PLOT: A large, disparate group of people from various countries experience love, heartbreak and destiny over the course of several days while crossing one another's paths.
REVIEW: Director Fernando Meirelles tackles romance and fate in the new drama 360, which features a very lovely international cast that including Anthony Hopkins, Jude Law, Maria Flor, Ben Foster and Rachel Weisz. The movie seems to ask, How much of our existence is determined by the arrival of others in our lives? Does it really matter who we meet on a day to day basis, or are the people we decide to let ourselves get closer to have an integral part of how the rest of our day (or days) plays out?
It's not a novel approach, we've seen movies like MAGNOLIA and CRASH play this card, but 360 does it in a way that's not heavy-handed or obvious. Life actually doesn't work the way it does in CRASH, where it seems like the same dozen people are constantly bouncing off one another. In reality, you might meet a person who knows someone who knows someone, etc., that you also know, and your meeting could alter the unfolding of events for all of you, in ways major and minor. In essence, Meirelles' movie looks logically at a concept that is often idealized in cinema: that we're all connected.
The director has assembled an intriguing cast, some of whom will be immediately recognizable: Jude Law and Rachel Weisz play a married couple who are always separated by Law's business trips; she's taken to cheating on him with a younger man, while he contemplates doing the same with a hooker (Lucia Siposova) in a foreign country, although his tryst is thwarted by a potential business partner (Moritz Bleibtreu). Meanwhile, the younger man (Juliano Cazarre) is evidently sleeping with the Weisz character to help himself get a job, but his indiscretion is found out by his live-in girlfriend (Maria Flor), who decides to leave him and go back home to Brazil. On her trip, which gets delayed in Denver, she meets an older man (Hopkins), who is looking for his missing daughter, and a young man (Ben Foster), who has just been released from prison for a sexual assault. Both are attracted to her, as she is to them, and her choice between the two will have implications for the three of them.
In other stories loosely connected to these: a lovestruck Muslim dentist (Jamel Debbouze) has his eye on his assistant (Dinara Drukaraova), without the knowledge that she loves him back; she's married to a Russian enforcer (Vladimir Vdovichenkov) for a mobster (Mark Ivanir) who is looking to party with a hooker while he's in town – the same hooker who the Jude Law character propositioned...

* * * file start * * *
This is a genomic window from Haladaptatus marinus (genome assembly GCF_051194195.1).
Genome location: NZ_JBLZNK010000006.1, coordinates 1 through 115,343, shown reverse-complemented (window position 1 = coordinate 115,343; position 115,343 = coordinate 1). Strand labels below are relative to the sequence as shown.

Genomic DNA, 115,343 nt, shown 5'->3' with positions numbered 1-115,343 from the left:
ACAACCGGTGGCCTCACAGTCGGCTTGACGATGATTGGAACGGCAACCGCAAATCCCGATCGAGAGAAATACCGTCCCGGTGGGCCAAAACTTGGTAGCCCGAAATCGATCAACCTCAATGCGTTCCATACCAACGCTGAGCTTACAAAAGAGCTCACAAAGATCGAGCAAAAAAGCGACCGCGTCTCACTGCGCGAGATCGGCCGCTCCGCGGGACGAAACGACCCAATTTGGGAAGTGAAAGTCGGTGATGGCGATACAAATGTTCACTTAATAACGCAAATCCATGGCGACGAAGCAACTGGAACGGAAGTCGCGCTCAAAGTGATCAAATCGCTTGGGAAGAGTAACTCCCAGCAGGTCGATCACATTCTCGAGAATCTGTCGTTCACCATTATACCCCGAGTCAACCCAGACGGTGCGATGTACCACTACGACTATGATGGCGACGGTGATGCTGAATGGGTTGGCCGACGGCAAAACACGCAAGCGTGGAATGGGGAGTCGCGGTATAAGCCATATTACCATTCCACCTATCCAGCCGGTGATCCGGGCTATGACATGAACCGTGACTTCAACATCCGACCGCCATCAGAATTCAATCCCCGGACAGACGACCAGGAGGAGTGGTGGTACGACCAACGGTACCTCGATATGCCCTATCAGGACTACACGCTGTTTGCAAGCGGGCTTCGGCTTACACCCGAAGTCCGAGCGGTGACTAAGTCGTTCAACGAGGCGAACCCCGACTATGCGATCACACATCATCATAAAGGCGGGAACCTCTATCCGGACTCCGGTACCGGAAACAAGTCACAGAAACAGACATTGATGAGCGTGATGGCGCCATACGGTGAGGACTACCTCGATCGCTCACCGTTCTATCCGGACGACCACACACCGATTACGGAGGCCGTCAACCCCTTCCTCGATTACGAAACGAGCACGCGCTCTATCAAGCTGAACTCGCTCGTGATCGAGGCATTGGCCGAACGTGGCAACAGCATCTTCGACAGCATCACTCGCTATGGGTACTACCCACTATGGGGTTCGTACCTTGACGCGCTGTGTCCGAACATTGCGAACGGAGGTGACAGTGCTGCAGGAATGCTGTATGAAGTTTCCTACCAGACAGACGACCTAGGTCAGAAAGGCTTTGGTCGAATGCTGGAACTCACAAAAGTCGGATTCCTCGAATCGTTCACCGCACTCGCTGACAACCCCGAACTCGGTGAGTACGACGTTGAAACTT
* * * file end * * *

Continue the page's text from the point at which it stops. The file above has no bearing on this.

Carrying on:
You'll see via that convoluted description how the movie works: There are no easy connections to the strangers you pass by in this world, but eventually it all comes back around – 360 – and we're ultimately attached in subtle or imperceptible ways. Furthermore, we're forever influenced by others, be them people we love, or complete strangers. There's a real possibility that someone you encounter today will be effected by your presence, and therefor someone they meet will have their journey altered, and so on. Kind of a wild notion, actually.
Meirelles and screenwriter Peter Morgan (FROST/NIXON) spin this web delicately, neglecting to go for obvious, melodramatic moments, instead allowing their cast to execute the script's subdued emotional complexity. Almost all of the performances are natural and unforced; we can always expect the quiet dignity of Hopkins to impress, and here he displays a tenderness that is genuinely moving. (His great monologue at an AA meeting is one of the film's stand-outs.) While Law and Weisz are commanding as per usual, it's the lesser known (for this writer, at least) international cast that really shines through: Maria Flor as the damaged, vulnerable woman whose life has been upended by a cheating boyfriend is a real revelation; Jamel Debbouze, whose conflicted dentist struggles with the idea of adultery and turning his back to his religion, is another bright spot. The whole ensemble is a joy to watch, however.
If there's a complaint to be leveled, it's that sometimes the film will carry on a thread for too long, while others go missing. The screenplay offers up a bevy of interesting characters, but often we'll get involved with one story for 15-20 minutes, while another goes ignored, hence it's easy to loose your attachment to a person who you haven't seen in a while. (Such is life, however.) The film's disjointed style will certainly not appeal to people who expect it to bridge all of these tales together, and some of the characters' less-than-sympathetic traits will ultimately turn off those who're seeking out a sentimental look at love.
However, the movie doesn't bog you down in a depressing slog through heartache and despair; conversely, it holds within it many sweet moments, and rather sees the good in these flawed beings. Nobody is perfect in real life, but a lot of us are trying our best, and at the best of times, that rubs off on those we pass in our travels.
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|Extra Tidbit:||360 opens in limited release beginning AUGUST 3rd.|